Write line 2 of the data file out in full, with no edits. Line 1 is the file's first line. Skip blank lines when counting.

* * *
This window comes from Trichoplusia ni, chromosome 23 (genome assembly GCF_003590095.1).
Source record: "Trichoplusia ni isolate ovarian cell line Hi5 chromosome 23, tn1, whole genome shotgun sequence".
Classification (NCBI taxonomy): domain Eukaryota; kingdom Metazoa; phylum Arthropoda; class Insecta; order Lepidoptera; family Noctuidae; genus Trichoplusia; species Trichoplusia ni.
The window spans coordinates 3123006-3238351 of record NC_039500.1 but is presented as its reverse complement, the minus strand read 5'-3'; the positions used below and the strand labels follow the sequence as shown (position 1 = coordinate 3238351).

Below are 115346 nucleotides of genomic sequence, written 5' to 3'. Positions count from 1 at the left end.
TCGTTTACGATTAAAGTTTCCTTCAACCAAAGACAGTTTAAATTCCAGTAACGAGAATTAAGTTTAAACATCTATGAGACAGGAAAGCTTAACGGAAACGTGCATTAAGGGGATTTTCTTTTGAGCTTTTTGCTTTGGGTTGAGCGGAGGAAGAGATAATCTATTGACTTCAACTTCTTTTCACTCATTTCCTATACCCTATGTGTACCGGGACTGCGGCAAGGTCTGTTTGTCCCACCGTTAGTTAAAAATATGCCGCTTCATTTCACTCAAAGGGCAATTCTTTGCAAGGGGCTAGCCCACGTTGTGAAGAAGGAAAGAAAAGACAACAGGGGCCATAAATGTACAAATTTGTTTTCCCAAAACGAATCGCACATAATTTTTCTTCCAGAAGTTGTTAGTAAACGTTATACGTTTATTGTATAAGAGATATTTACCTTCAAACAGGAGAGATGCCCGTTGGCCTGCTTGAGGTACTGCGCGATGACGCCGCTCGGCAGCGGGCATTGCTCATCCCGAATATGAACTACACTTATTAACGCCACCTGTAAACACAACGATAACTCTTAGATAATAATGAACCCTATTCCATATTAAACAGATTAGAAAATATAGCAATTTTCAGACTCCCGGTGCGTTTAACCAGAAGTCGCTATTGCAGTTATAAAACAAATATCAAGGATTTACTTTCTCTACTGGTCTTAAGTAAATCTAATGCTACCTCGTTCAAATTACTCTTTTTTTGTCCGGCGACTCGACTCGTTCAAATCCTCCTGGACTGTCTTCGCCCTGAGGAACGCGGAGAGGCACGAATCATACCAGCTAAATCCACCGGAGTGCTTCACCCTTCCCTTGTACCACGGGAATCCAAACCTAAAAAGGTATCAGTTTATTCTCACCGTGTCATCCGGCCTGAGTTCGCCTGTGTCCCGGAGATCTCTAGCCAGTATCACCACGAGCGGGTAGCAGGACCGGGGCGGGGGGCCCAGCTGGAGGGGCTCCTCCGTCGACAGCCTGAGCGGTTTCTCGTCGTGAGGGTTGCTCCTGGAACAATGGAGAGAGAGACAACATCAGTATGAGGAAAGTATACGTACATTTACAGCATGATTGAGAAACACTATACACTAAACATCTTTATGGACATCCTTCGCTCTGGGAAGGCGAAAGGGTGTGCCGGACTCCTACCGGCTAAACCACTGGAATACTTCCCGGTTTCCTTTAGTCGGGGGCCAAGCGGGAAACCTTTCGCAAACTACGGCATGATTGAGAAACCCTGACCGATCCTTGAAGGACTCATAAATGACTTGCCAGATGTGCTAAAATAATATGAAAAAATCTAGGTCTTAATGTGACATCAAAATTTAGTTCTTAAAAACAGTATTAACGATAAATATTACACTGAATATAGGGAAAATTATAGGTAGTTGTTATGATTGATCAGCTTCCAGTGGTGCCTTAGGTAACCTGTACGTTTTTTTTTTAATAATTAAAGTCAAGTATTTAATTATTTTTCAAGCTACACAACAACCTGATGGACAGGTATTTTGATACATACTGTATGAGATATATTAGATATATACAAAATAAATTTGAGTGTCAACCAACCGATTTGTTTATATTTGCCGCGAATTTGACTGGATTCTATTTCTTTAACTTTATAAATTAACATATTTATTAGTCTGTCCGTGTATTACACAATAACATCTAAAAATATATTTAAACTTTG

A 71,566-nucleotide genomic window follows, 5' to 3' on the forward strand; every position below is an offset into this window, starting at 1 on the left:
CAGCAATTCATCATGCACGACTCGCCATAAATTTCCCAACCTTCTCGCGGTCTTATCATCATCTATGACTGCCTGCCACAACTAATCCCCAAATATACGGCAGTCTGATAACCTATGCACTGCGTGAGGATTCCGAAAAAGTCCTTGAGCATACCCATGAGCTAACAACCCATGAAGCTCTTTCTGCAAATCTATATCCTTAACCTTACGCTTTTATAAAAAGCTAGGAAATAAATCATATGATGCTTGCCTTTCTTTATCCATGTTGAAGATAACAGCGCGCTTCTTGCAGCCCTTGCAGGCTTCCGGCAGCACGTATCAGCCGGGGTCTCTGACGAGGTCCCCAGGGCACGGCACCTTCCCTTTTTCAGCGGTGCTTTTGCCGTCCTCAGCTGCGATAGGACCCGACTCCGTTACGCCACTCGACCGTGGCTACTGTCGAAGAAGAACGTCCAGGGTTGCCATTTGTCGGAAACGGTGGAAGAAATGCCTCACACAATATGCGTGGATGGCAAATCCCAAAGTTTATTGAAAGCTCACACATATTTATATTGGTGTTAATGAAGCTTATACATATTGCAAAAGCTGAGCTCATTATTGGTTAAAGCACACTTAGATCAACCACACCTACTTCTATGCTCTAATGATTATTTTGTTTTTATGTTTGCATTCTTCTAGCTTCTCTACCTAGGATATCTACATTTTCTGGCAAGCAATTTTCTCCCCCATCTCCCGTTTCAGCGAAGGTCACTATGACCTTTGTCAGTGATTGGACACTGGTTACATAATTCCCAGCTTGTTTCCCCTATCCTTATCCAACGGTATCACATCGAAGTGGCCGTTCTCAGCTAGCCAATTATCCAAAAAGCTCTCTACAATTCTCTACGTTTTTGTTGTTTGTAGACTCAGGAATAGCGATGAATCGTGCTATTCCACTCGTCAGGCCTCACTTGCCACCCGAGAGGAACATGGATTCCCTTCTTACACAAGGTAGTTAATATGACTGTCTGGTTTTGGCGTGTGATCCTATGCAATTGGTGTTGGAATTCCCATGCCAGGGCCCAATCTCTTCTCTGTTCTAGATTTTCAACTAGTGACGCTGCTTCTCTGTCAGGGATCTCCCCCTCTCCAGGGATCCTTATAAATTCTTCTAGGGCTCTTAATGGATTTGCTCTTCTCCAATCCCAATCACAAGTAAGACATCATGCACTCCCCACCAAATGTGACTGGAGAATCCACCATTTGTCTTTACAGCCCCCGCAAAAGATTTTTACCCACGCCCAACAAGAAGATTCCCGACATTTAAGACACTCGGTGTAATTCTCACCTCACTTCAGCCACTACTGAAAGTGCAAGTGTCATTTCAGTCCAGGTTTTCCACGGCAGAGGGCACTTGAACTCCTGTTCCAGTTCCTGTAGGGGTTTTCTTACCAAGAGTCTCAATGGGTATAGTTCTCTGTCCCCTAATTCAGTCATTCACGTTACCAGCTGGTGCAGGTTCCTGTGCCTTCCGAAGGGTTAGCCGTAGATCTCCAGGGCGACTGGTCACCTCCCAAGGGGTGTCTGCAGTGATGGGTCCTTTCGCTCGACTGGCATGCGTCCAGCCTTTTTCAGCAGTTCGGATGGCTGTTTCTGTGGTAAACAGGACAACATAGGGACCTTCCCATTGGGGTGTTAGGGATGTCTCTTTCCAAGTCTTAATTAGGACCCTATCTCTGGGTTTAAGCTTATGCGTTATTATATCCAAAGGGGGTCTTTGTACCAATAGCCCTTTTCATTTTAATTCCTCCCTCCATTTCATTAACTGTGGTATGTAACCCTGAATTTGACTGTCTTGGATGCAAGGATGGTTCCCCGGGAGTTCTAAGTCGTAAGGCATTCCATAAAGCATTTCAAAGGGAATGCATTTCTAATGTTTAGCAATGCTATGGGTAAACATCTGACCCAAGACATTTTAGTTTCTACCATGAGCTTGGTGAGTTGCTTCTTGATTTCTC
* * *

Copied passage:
Source record: "Trichoplusia ni isolate ovarian cell line Hi5 chromosome 23, tn1, whole genome shotgun sequence".